She was there to give a presentation to members of the P.E.I. Nurses Union, when she was given the surprise of her life.
“Each year, we give out the Bread and Roses Award to a non-union member,” said Linda Silas, the president of the Canadian Federation of Nurses Unions.
The award recognizes contributions in policy and decision-making, enhancing public awareness, participating in positive media coverage and other public events.
“The award itself is roses and wheat stocks engraved on a plaque and means we work hard for what we do and we deserve the roses, too,” Silas explained.
Boyd, sitting at her table at the PEINU annual meeting, put her hand to her mouth as Silas announced that she was the 2017 recipient of the award.
After accepting her award to a standing ovation, Boyd said winning was a shock.
“I was just asked to come and speak to the group about the Health Coalition. And I felt very honoured to come and share, but now it’s been taken to a whole other level,” she said.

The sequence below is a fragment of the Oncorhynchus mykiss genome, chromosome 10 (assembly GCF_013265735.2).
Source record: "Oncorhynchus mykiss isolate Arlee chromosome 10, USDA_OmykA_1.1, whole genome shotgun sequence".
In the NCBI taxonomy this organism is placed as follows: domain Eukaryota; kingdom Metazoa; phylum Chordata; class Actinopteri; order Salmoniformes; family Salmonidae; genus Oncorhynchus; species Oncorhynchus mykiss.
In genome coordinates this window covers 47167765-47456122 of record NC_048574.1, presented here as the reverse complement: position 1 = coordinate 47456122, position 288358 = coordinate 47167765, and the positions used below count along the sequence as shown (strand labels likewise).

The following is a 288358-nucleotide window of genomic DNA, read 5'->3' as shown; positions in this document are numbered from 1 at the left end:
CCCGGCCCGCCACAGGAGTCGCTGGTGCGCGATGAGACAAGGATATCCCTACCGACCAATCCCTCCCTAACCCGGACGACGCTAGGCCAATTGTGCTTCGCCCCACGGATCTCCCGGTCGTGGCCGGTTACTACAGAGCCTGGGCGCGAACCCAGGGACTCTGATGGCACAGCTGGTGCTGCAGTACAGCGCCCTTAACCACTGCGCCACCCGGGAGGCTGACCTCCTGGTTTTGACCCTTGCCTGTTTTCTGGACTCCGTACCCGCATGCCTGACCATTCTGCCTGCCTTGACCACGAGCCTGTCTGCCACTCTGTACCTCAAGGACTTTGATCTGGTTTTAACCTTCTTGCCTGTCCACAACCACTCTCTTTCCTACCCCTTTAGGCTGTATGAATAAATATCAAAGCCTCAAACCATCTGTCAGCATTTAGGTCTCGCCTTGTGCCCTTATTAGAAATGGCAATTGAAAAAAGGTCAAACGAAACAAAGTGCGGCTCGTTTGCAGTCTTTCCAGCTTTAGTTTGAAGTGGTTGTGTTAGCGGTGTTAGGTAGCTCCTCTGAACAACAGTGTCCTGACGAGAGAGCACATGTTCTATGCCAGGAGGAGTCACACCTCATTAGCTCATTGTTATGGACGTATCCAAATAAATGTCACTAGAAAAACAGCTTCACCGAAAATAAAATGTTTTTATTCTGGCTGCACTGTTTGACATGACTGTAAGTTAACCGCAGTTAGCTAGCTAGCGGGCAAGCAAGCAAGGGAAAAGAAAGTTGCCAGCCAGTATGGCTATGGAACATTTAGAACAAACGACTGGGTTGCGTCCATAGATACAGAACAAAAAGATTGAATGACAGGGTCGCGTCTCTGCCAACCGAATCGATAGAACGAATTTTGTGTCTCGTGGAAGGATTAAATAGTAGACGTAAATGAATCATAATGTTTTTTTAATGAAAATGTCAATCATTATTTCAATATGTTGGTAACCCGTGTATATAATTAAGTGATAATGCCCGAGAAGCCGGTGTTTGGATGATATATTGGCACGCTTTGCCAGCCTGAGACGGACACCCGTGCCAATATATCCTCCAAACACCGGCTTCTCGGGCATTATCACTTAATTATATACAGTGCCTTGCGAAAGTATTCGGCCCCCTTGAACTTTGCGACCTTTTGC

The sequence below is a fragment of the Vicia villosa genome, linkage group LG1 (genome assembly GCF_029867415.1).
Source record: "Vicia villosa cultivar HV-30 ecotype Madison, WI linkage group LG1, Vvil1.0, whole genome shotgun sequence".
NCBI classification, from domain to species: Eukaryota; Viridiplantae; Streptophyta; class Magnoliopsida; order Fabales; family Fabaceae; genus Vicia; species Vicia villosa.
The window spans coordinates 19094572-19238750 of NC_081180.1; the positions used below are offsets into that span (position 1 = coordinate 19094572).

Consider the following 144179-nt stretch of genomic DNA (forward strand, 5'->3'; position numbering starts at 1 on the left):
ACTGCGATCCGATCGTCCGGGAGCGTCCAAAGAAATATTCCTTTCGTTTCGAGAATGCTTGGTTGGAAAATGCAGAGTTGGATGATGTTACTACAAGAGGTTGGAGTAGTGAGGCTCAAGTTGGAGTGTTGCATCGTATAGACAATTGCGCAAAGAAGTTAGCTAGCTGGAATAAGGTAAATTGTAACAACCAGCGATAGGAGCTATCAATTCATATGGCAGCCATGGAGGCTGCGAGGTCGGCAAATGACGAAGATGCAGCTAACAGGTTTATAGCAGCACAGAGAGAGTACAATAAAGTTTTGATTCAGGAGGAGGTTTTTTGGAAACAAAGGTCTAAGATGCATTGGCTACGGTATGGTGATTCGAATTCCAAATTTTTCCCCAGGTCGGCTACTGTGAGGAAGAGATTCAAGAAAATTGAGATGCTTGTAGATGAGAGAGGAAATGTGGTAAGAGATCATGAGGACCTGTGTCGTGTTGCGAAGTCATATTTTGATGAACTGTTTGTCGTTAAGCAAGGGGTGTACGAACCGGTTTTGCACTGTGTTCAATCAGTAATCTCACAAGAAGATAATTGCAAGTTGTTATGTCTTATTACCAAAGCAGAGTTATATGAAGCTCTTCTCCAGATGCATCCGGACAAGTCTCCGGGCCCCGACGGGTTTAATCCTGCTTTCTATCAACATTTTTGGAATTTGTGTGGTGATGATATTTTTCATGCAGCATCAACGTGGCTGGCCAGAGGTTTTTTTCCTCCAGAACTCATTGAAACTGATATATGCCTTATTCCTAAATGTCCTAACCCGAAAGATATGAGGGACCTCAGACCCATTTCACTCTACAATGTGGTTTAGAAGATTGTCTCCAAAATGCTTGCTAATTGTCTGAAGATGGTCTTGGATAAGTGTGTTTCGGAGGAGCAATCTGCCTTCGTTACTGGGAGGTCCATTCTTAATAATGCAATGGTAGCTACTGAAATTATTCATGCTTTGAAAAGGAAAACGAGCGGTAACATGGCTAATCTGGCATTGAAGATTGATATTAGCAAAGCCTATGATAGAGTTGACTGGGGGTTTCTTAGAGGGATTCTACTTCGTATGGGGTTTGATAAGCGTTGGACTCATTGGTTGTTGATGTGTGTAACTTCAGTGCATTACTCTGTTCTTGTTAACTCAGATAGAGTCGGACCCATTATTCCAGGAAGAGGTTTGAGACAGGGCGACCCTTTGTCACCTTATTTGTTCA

“It’s so very thoughtful of the nurses to do that. I know that it’s an award that they give for a contribution, but I never deemed my contribution worthy of it.”
Boyd, a Blooming Point resident, has worked in social justice movements most of her life. She was the first woman to work as the director of social action with the Diocese in Charlottetown and is the longest serving member of the Canadian Catholic Organization for Development and Peace executive.
In 1994, she founded the MacKillop Centre for Social Justice in Charlottetown. The centre works on developing a poverty reduction strategy for P.E.I. by addressing the root causes of poverty.
For more than 16 years, Boyd has chaired the P.E.I. Health Coalition while also being part of the national group.
“I started very early getting involved with health-care issues because there was a time in Canada when doctors started opting out of Medicare. And that’s when the coalitions began because the health-care system is the last real social program we have.”
She says it’s terrific to see first-hand how far Canada has come.
“But that’s why we need to be watchdogs to ensure that we don’t move backwards.”
Boyd, who never worked as a nurse, has two sisters and an aunt in the field, as well as an uncle who is a doctor.
“I feel quite honoured humbled by this award. It’s very cool.”
Mona O’Shea, the president of the PEINU, nominated Boyd for the Bread and Roses award.
“I know Mary on a professional level but also a personal level after getting to know her through working together.
“When I read over the citations of previous winners, I was, like, Mary Boyd is right there with them. She is such a passionate person that can advocate for everyone.”